There are two magic lands. One is the land of friendly grain-grower tribes, while the other is a motherland of mean-spirited hunters warring and betraying for profit.
Can you guess which land is called Grataka and which one is called Lamoniana?
Okay, hold that thought because we’ll get to it in just a sec.
In today’s post, we’re going to talk about a copywriting strategy that you probably have never heard of and how to use it to write copy that sells.
It’s got a complicated name, but it’s actually an easy and effective strategy. Let’s dive in.
What is phonosemantics?
Phonosemantics (aka phonoaesthesia, aka sound symbolism) is a portmanteau word defining the theory that meanings come from sounds. Each sound, or phoneme, carries a specific psychological impression. Whereas onomatopoeias are a category of words that define themselves in the way they are pronounced, phonosemantics says that any word can make an impression based on the way it’s pronounced.
Which explains why you guessed Grataka as the land of mean-spirited hunters:
Hard /g/ and /k/, together with abrupt rhythm and short vowels, make this word sound rude. And the citizens of Lamoniana seem good fellows because of soft /l/, /m/, /n/, long vowels, and polysyllabic rhythm in their land’s name.
To illustrate phonosemantics, here are some phonemes and the associations they trigger:
- /r/ – movement and activity
- /p/ – precision and patience
- /mp/, /str/ – force, efforts
- /o/, /u/, /e/ – powerful, strong, authoritative
- /b/ – round, big, and loud
- /i/, /ee/ – small size, tenderness
- /gl/ – shining, smooth, brightness
- /l/, /n/ – soft, gentle
Phonosemantics is not new.
- Sacred texts of Hindu philosophy (The Upanishads) describe mute consonants (b, c, d, f, g, p, t) as those representing the earth, fire, and eyes; sibilants (/s/) as representing the sky, air, and ear; and vowels representing heaven, the sun, and the mind.
- Plato believed people could choose names for things depending on their features and the features of the sounds. In his book Cratylus, he suggested the letter and sound /r/ for the expression of motion and activity.
- Russian scientist and poet Lomonosov suggested writers use the repetition of /i/, /e/, and /yu/ for creating the effect of something tender, pleasant, and soft, while repeated /o/, /u/, and /y/ would work to depict something terrifying, dark and cold.
Sound symbolism & the bouba-kiki effect
The mechanism of sound symbolism is yet unknown, but one suggestion is that it lies in verbal gesture—the way we use lips and tongue to pronounce the word. This concept, the bouba-kiki effect, was first introduced with an experiment in 1929 and has been confirmed by more recent studies.
In the experiment, participants were shown the below two shapes and asked which one is bouba and which one is kiki.
Ninety-five percent of people call the spiky one kiki and the rounded one bouba because those visual shapes align with what our lips do to say these words.
One of the most prominent researchers in sound symbolism, Margaret Magnus, nails it in her book Gods in the Word. She explains that:
- Many words beginning with /b/ relate to so-called “barriers, bulges, and bursting” headings because our lips come together and form a barrier to the airflow when creating the /b/ sound. It results in a bulge and a burst of sound.
- When pronouncing “kiki,” on the other hand, our lips narrow and our tongue makes a kind of sharp movement, therefore increasing Kiki’s chances to appear spiky.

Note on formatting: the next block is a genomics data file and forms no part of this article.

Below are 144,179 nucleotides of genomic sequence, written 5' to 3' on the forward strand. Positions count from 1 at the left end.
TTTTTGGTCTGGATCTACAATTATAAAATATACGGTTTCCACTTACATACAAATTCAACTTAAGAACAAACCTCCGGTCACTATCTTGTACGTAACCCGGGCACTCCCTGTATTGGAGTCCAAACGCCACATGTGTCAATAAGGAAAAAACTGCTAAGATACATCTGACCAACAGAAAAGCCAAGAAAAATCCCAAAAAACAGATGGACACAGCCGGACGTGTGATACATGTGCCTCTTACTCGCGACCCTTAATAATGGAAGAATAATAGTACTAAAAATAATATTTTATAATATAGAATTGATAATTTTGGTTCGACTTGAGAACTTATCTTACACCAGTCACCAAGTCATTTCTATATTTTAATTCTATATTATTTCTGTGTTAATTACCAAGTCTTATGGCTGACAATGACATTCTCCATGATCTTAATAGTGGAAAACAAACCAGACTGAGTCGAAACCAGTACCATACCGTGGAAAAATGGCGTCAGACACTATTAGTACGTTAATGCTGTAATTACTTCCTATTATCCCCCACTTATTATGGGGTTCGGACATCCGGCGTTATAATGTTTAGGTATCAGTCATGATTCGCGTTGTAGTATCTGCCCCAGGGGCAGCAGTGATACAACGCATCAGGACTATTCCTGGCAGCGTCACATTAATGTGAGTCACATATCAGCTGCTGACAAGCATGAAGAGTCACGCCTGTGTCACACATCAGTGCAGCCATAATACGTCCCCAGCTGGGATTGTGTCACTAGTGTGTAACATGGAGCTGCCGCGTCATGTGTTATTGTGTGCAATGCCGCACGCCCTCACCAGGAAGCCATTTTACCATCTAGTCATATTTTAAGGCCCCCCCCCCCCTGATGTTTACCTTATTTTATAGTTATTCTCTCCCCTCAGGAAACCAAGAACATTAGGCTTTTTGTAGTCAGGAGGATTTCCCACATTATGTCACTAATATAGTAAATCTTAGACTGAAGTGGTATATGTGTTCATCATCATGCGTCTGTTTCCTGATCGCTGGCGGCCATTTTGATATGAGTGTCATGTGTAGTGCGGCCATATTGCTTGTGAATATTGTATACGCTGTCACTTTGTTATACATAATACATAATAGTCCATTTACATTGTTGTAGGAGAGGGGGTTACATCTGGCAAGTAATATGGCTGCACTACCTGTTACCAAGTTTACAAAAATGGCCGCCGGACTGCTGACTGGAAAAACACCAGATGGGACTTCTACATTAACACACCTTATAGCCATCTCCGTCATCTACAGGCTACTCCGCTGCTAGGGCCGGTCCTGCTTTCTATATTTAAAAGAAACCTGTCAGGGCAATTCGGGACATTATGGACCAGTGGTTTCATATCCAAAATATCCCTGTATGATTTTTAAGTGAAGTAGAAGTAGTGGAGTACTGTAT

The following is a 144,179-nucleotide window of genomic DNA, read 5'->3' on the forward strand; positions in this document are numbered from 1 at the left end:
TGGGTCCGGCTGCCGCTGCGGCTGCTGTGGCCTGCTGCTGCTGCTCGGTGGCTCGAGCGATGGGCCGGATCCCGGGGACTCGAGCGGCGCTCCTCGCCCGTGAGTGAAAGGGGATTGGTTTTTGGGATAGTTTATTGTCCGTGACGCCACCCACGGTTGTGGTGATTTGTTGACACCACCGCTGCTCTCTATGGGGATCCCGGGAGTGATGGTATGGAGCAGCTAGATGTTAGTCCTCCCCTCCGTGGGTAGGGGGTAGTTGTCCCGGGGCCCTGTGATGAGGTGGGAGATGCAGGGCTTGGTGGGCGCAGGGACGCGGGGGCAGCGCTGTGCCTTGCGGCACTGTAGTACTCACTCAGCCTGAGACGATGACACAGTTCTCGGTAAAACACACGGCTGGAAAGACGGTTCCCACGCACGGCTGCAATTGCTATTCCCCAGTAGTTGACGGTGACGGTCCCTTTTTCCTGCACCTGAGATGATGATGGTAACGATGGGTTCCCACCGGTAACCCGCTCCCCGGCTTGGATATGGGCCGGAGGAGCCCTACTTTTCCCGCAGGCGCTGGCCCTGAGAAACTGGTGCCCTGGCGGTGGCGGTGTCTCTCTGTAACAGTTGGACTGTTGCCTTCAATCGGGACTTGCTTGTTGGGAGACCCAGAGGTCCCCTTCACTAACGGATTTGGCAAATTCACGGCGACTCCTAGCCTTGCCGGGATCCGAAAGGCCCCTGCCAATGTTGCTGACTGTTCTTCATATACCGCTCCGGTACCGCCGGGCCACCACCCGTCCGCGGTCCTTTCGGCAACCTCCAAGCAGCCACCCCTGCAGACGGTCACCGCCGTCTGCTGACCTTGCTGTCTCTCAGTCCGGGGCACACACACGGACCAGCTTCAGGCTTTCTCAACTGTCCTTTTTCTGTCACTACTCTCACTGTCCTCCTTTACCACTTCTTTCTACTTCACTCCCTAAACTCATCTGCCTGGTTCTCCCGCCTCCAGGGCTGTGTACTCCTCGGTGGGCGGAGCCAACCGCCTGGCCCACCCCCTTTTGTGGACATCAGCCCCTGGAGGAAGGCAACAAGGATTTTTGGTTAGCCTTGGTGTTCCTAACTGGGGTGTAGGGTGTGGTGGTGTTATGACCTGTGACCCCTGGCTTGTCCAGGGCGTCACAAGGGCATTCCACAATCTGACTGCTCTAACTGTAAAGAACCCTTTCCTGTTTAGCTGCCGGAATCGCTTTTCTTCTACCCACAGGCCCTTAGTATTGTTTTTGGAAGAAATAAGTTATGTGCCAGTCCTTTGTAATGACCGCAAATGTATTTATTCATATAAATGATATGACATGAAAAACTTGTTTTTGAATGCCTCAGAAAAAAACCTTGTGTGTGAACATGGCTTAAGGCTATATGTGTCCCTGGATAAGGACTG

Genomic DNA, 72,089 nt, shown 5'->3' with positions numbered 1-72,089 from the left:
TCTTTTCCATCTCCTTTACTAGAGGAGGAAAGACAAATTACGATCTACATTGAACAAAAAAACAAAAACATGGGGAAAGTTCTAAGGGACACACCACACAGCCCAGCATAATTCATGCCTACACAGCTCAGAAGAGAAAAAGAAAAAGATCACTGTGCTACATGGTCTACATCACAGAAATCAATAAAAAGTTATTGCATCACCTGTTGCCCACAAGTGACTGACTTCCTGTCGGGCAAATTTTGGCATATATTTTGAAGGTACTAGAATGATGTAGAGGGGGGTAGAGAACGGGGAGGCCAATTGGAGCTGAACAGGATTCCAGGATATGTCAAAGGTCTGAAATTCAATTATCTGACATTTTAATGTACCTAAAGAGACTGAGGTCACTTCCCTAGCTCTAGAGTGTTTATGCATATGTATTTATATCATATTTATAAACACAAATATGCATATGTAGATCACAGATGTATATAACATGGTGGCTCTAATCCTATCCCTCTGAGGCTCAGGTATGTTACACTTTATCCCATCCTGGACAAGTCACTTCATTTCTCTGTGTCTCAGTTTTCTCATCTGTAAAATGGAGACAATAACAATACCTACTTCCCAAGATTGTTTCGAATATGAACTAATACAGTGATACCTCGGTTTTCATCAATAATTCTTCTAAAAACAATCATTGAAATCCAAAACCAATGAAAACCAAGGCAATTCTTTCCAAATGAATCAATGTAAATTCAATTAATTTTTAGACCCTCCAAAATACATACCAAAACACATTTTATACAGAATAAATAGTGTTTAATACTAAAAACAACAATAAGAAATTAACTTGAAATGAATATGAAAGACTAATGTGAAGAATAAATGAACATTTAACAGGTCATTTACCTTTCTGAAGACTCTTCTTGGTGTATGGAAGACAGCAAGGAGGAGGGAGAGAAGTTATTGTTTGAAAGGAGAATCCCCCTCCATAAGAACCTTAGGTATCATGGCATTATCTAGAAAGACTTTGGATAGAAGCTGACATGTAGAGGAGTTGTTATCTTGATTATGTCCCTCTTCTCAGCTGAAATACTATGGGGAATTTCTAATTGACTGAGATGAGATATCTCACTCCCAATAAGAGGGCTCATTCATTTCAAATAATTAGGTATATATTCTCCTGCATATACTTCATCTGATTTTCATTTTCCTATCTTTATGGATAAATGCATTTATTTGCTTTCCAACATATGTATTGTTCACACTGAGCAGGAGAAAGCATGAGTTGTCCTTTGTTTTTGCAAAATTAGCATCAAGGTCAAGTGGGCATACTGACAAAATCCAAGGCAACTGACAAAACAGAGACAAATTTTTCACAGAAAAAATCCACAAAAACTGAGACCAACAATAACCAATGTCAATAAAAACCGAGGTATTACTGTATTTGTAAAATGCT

Another idea around why this happens involves the connections between sensory and motor areas of the human brain. When hearing a sound, the brain doesn’t leap to a concept but associates it with a shape, a color, or an emotion—and responds accordingly.
Phonosemantics is an argument of little substance for most linguists denying such a relationship between sounds and meanings. And yet, conventional linguistic theories don’t have any alternative explanations for the bouba-kiki effect.
6 phonosemantic copywriting techniques to influence your readers
When it comes to copywriting (impressive copywriting examples here), it may seem super challenging to choose particular phonemes and combine them accordingly to influence readers’ perceptions and emotions.
But that’s not so.
Sound symbolism is not as hard as it sounds and may come in handy when coming up with business names, advertising slogans, or headlines for your content assets. Here are six ways to use them in your content to hook readers and generate sticky messages.
1. Use repetition & alliteration
Repetition and alliteration are two great techniques to practice here and make your written words memorable and more powerful.
It stands to reason that you won’t focus on just these sounds when crafting your ad copy, emails, or other marketing assets. Consider it an alternative copywriting technique to try in headings, intros, or conclusions whenever applicable.
Here’s how Aaron Orendorff applies it to his blog posts at iconiContent:
- /b/ is everywhere—big, round, and loud
- Repetition is used to pinpoint attention
- Alliteration encourages readers to speed up
2. Insert sensory words
Phonosemantics refers also to choosing sensory words for your content.
These are words, mainly verbs and adjectives, that help readers see, hear, taste, and feel your content. Best described by Henneke Duistermaat, they are more potent than ordinary words thanks to their more descriptive phonic nature. (Emotional words and phrases are super-potent too!)
She highlights five types of sensory words, according to different senses they evoke from people reading them:
- Sight, indicating colors, shape, or appearance.
- Hearing, describing or mimicking sounds.
- Taste/smell, relating to tastes or odors, respectively.
- Tactile, expressing concepts, feelings, and textures.
- Motion, aka active words describing movements.
While sensory words can make your copywriting more compelling and memorable, it doesn’t mean you should stuff your business or marketing content with them. One to two sensory words in a headline or an email subject line are already enough to hook the audience and add personality to your writing.